The author’s undisguised bias in favor of the defendants does not help matters. In the preface, Alexander notes that she is a close friend of Michael Kennedy, the lawyer for Mafia capo Gaetano Badalamenti, the most prominent of the defendants. Kennedy is portrayed as a valiant “Lone Ranger” going up against a heartless, unmerciful government. Throughout the trial, Alexander sits next to Kennedy’s “brainy, beautiful wife,” Eleanore, who provides a running commentary on the case. (Example: “Eleanore Kennedy fears this entire flap is a stall, a maneuver to permit the government to caucus before Kennedy’s cross-examination. She is unhappy. Her husband, she explains, ‘is like a race horse,’ all prepared to cross-examine, who has now been forced to spend an entire day cooling his heels.”) With Eleanore’s whispered asides, the months of arid testimony, and the inky seas of data, it’s hard to imagine anyone other than a new drug czar or his assistant making it to the end of this book.
In its own way, though, The Pizza Connection is instructive. By its very excess, it shows the lengths to which the government was willing to go in pursuing drug traffickers. Giuliani’s office spent five years gathering evidence in the case. His associates videotaped meetings, gathered airline passenger seat lists, recovered ticket stubs, pored over hotel registers, kept surveillance logs, and retrieved immigration records. Teams of six agents listened to forty-seven telephones around the clock, taping a total of 55,000 conversations; the 900 most important were transcribed and collated in nine bound volumes. So vast was the evidence that it took a full year to be presented in court.
In the end, the government was rewarded for its pains. All but two of the defendants were convicted, and most were sentenced to long terms. Still, as Alexander observes, the case
did not make the slightest dent in the nation’s desperate drug problem. More heroin, and more cocaine, is on the streets today than before Pizza began. The trial severely over-taxed every branch of our legal system—law enforcement, bench, and bar—and taxed the unfortunate jurors worst of all.
Here, then, was the government’s single most sustained law-enforcement effort against a drug-trafficking ring, and it had absolutely no effect.
Law enforcement is also the principal concern of The Cocaine Wars, written by a team of reporters headed by Paul Eddy, a reporter for the Sunday Times of London. The Cocaine Wars is every bit as dense as The Pizza Connection. Its cast of characters is 120 names long. Obscure persons pop up, vanish, then reappear pages later, swirling amid the other dim players. The venue continually shifts, from Miami to Colombia to Miami to the Bahamas to Miami again to Colombia to Miami once again, with such abruptness as to produce motion sickness.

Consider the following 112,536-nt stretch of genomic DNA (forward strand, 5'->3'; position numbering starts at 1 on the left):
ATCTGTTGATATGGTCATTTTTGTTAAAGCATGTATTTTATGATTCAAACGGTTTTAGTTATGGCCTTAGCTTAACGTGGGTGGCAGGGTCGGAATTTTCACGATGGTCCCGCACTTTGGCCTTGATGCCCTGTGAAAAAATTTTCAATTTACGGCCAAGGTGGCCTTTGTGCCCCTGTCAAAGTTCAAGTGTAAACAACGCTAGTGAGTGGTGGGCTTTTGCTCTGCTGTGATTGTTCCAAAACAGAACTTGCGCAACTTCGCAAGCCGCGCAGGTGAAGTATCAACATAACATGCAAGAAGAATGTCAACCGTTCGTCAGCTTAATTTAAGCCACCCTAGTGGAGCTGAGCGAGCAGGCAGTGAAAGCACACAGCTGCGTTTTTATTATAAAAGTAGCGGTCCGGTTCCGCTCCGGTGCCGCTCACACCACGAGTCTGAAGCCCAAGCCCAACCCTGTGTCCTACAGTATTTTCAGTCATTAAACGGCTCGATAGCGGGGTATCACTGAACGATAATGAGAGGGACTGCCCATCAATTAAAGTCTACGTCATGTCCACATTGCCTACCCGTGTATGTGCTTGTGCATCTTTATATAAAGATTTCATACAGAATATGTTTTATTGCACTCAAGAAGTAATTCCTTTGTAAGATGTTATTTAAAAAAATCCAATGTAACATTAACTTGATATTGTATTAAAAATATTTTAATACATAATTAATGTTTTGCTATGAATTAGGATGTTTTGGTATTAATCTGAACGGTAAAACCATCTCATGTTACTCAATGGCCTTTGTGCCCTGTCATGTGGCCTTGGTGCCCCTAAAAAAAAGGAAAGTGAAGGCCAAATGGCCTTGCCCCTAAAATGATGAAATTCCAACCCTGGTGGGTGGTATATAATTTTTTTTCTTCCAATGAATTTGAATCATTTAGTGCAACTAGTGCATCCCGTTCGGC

Hidden among the mass of facts are a few interesting details about the limits of law enforcement in the war on drugs. The book’s title refers to the bloody period in the late 1970s and early 1980s when Colombian traffickers were muscling their way into Miami’s cocaine trade, long dominated by Cuban-Americans. Here the war is shown through the eyes of local police officers. “The foot soldiers of Reagan’s war in Miami are the under-cover narcotics detectives of the Miami and Metro-Dade police departments who, day after day, fight their battles on the streets,” the book states. We are introduced to two such detectives, Preston Lucas and Luis Fernández, who are said to be real-life models for the detectives in Miami Vice. The two men spend their days prowling the streets of the city, identifying dealers by their “uniforms”—designer clothes, a roll of quarters (for pay phones), and telephone beepers. These detectives are very good at what they do, racking up one arrest after another without ever having to fire a shot. Nevertheless, they regard the whole enterprise as a charade. Like all “soldiers at the front,” The Cocaine Wars observes, they saw “no winning strategy nor any real evidence of a will to win from the top.”